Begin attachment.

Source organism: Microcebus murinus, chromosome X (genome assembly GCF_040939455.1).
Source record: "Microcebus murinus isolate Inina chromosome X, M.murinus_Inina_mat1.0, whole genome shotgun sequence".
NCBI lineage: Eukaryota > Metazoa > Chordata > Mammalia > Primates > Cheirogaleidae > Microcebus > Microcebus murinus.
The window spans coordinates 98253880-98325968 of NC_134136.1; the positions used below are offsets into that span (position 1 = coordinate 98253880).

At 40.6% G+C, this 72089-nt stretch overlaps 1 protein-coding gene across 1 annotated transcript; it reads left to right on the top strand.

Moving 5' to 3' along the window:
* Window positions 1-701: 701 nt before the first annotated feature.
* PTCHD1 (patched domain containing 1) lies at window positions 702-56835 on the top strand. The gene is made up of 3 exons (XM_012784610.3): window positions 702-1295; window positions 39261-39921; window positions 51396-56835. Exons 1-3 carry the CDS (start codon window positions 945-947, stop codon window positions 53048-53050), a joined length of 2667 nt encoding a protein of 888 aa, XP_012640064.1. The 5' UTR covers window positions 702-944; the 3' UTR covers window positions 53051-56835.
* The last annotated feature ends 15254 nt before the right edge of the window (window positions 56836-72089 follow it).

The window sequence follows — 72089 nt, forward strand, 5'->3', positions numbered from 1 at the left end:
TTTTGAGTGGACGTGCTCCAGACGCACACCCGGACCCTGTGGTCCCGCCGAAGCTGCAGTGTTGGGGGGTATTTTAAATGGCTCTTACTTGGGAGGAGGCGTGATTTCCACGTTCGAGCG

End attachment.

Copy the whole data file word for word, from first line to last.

Source organism: Microcebus murinus, chromosome X (genome assembly GCF_040939455.1).
Source record: "Microcebus murinus isolate Inina chromosome X, M.murinus_Inina_mat1.0, whole genome shotgun sequence".
NCBI lineage: Eukaryota > Metazoa > Chordata > Mammalia > Primates > Cheirogaleidae > Microcebus > Microcebus murinus.
The window spans coordinates 98253880-98325968 of NC_134136.1; the positions used below are offsets into that span (position 1 = coordinate 98253880).

At 40.6% G+C, this 72089-nt stretch overlaps 1 protein-coding gene across 1 annotated transcript; it reads left to right on the top strand.

Moving 5' to 3' along the window:
* Window positions 1-701: 701 nt before the first annotated feature.
* PTCHD1 (patched domain containing 1) lies at window positions 702-56835 on the top strand. The gene is made up of 3 exons (XM_012784610.3): window positions 702-1295; window positions 39261-39921; window positions 51396-56835. Exons 1-3 carry the CDS (start codon window positions 945-947, stop codon window positions 53048-53050), a joined length of 2667 nt encoding a protein of 888 aa, XP_012640064.1. The 5' UTR covers window positions 702-944; the 3' UTR covers window positions 53051-56835.
* The last annotated feature ends 15254 nt before the right edge of the window (window positions 56836-72089 follow it).

The window sequence follows — 72089 nt, forward strand, 5'->3', positions numbered from 1 at the left end:
TTTTGAGTGGACGTGCTCCAGACGCACACCCGGACCCTGTGGTCCCGCCGAAGCTGCAGTGTTGGGGGGTATTTTAAATGGCTCTTACTTGGGAGGAGGCGTGATTTCCACGTTCGAGCG